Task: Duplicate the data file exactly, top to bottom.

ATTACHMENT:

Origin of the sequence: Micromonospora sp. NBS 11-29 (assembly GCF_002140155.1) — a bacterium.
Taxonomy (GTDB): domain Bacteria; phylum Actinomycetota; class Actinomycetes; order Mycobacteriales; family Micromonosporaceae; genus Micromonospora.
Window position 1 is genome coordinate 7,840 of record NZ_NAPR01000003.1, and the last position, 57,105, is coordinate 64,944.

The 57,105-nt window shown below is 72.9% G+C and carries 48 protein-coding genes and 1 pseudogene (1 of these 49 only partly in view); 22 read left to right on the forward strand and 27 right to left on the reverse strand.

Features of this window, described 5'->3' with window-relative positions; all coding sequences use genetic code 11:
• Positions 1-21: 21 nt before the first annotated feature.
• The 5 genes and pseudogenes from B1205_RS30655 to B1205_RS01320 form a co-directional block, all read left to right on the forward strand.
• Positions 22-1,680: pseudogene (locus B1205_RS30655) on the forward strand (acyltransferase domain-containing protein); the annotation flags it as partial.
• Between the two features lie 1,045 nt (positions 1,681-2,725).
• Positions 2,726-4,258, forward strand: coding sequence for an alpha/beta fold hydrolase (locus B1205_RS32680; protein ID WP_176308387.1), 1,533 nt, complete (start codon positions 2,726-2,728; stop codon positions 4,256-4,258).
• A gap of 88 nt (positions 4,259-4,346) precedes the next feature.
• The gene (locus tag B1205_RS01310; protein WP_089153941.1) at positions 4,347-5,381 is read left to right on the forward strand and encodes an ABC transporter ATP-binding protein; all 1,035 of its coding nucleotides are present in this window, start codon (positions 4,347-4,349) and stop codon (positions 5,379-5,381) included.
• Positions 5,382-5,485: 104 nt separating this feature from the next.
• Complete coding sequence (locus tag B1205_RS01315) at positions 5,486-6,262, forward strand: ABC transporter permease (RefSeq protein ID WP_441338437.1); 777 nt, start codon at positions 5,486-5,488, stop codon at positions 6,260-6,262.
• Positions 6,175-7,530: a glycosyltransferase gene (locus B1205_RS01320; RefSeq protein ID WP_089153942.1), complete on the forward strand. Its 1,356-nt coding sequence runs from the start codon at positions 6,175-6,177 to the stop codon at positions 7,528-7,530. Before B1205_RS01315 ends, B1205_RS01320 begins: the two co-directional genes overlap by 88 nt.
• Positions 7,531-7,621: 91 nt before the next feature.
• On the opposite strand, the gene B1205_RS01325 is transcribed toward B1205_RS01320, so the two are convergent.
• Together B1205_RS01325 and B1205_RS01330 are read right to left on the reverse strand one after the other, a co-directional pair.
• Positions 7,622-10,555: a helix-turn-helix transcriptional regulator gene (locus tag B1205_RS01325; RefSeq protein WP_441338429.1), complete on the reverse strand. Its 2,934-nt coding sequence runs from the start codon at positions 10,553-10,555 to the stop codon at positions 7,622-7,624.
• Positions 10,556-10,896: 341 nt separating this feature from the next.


Origin of the sequence: Micromonospora sp. NBS 11-29 (assembly GCF_002140155.1) — a bacterium.
Taxonomy (GTDB): domain Bacteria; phylum Actinomycetota; class Actinomycetes; order Mycobacteriales; family Micromonosporaceae; genus Micromonospora.
Window position 1 is genome coordinate 7,840 of record NZ_NAPR01000003.1, and the last position, 57,105, is coordinate 64,944.

The 57,105-nt window shown below is 72.9% G+C and carries 48 protein-coding genes and 1 pseudogene (1 of these 49 only partly in view); 22 read left to right on the forward strand and 27 right to left on the reverse strand.

Features of this window, described 5'->3' with window-relative positions; all coding sequences use genetic code 11:
• Positions 1-21: 21 nt before the first annotated feature.
• The 5 genes and pseudogenes from B1205_RS30655 to B1205_RS01320 form a co-directional block, all read left to right on the forward strand.
• Positions 22-1,680: pseudogene (locus B1205_RS30655) on the forward strand (acyltransferase domain-containing protein); the annotation flags it as partial.
• Between the two features lie 1,045 nt (positions 1,681-2,725).
• Positions 2,726-4,258, forward strand: coding sequence for an alpha/beta fold hydrolase (locus B1205_RS32680; protein ID WP_176308387.1), 1,533 nt, complete (start codon positions 2,726-2,728; stop codon positions 4,256-4,258).
• A gap of 88 nt (positions 4,259-4,346) precedes the next feature.
• The gene (locus tag B1205_RS01310; protein WP_089153941.1) at positions 4,347-5,381 is read left to right on the forward strand and encodes an ABC transporter ATP-binding protein; all 1,035 of its coding nucleotides are present in this window, start codon (positions 4,347-4,349) and stop codon (positions 5,379-5,381) included.
• Positions 5,382-5,485: 104 nt separating this feature from the next.
• Complete coding sequence (locus tag B1205_RS01315) at positions 5,486-6,262, forward strand: ABC transporter permease (RefSeq protein ID WP_441338437.1); 777 nt, start codon at positions 5,486-5,488, stop codon at positions 6,260-6,262.
• Positions 6,175-7,530: a glycosyltransferase gene (locus B1205_RS01320; RefSeq protein ID WP_089153942.1), complete on the forward strand. Its 1,356-nt coding sequence runs from the start codon at positions 6,175-6,177 to the stop codon at positions 7,528-7,530. Before B1205_RS01315 ends, B1205_RS01320 begins: the two co-directional genes overlap by 88 nt.
• Positions 7,531-7,621: 91 nt before the next feature.
• On the opposite strand, the gene B1205_RS01325 is transcribed toward B1205_RS01320, so the two are convergent.
• Together B1205_RS01325 and B1205_RS01330 are read right to left on the reverse strand one after the other, a co-directional pair.
• Positions 7,622-10,555: a helix-turn-helix transcriptional regulator gene (locus tag B1205_RS01325; RefSeq protein WP_441338429.1), complete on the reverse strand. Its 2,934-nt coding sequence runs from the start codon at positions 10,553-10,555 to the stop codon at positions 7,622-7,624.
• Positions 10,556-10,896: 341 nt separating this feature from the next.